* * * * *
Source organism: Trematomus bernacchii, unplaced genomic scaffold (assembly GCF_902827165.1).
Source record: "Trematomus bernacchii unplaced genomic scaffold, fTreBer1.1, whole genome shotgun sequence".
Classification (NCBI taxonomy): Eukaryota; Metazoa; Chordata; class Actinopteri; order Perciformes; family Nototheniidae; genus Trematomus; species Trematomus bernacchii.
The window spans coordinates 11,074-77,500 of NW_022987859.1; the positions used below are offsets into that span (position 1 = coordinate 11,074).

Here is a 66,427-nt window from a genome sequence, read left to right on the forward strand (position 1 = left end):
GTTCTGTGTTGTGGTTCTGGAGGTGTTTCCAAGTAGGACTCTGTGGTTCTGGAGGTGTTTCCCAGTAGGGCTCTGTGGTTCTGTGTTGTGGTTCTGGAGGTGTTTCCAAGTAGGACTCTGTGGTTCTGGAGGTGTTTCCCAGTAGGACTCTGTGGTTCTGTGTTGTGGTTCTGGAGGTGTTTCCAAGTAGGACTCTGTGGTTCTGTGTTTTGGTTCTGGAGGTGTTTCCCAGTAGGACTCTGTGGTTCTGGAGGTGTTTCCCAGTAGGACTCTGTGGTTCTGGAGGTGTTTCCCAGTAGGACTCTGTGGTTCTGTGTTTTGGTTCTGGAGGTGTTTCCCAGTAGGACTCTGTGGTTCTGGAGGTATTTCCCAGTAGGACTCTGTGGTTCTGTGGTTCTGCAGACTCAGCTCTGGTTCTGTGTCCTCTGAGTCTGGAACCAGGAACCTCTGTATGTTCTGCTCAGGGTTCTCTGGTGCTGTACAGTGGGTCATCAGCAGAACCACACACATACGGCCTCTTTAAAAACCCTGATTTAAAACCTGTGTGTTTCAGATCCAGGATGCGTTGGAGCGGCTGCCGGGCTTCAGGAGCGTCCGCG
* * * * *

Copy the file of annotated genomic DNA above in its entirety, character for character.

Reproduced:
Source organism: Trematomus bernacchii, unplaced genomic scaffold (assembly GCF_902827165.1).
Source record: "Trematomus bernacchii unplaced genomic scaffold, fTreBer1.1, whole genome shotgun sequence".
Classification (NCBI taxonomy): Eukaryota; Metazoa; Chordata; class Actinopteri; order Perciformes; family Nototheniidae; genus Trematomus; species Trematomus bernacchii.
The window spans coordinates 11,074-77,500 of NW_022987859.1; the positions used below are offsets into that span (position 1 = coordinate 11,074).

Here is a 66,427-nt window from a genome sequence, read left to right on the forward strand (position 1 = left end):
GTTCTGTGTTGTGGTTCTGGAGGTGTTTCCAAGTAGGACTCTGTGGTTCTGGAGGTGTTTCCCAGTAGGGCTCTGTGGTTCTGTGTTGTGGTTCTGGAGGTGTTTCCAAGTAGGACTCTGTGGTTCTGGAGGTGTTTCCCAGTAGGACTCTGTGGTTCTGTGTTGTGGTTCTGGAGGTGTTTCCAAGTAGGACTCTGTGGTTCTGTGTTTTGGTTCTGGAGGTGTTTCCCAGTAGGACTCTGTGGTTCTGGAGGTGTTTCCCAGTAGGACTCTGTGGTTCTGGAGGTGTTTCCCAGTAGGACTCTGTGGTTCTGTGTTTTGGTTCTGGAGGTGTTTCCCAGTAGGACTCTGTGGTTCTGGAGGTATTTCCCAGTAGGACTCTGTGGTTCTGTGGTTCTGCAGACTCAGCTCTGGTTCTGTGTCCTCTGAGTCTGGAACCAGGAACCTCTGTATGTTCTGCTCAGGGTTCTCTGGTGCTGTACAGTGGGTCATCAGCAGAACCACACACATACGGCCTCTTTAAAAACCCTGATTTAAAACCTGTGTGTTTCAGATCCAGGATGCGTTGGAGCGGCTGCCGGGCTTCAGGAGCGTCCGCG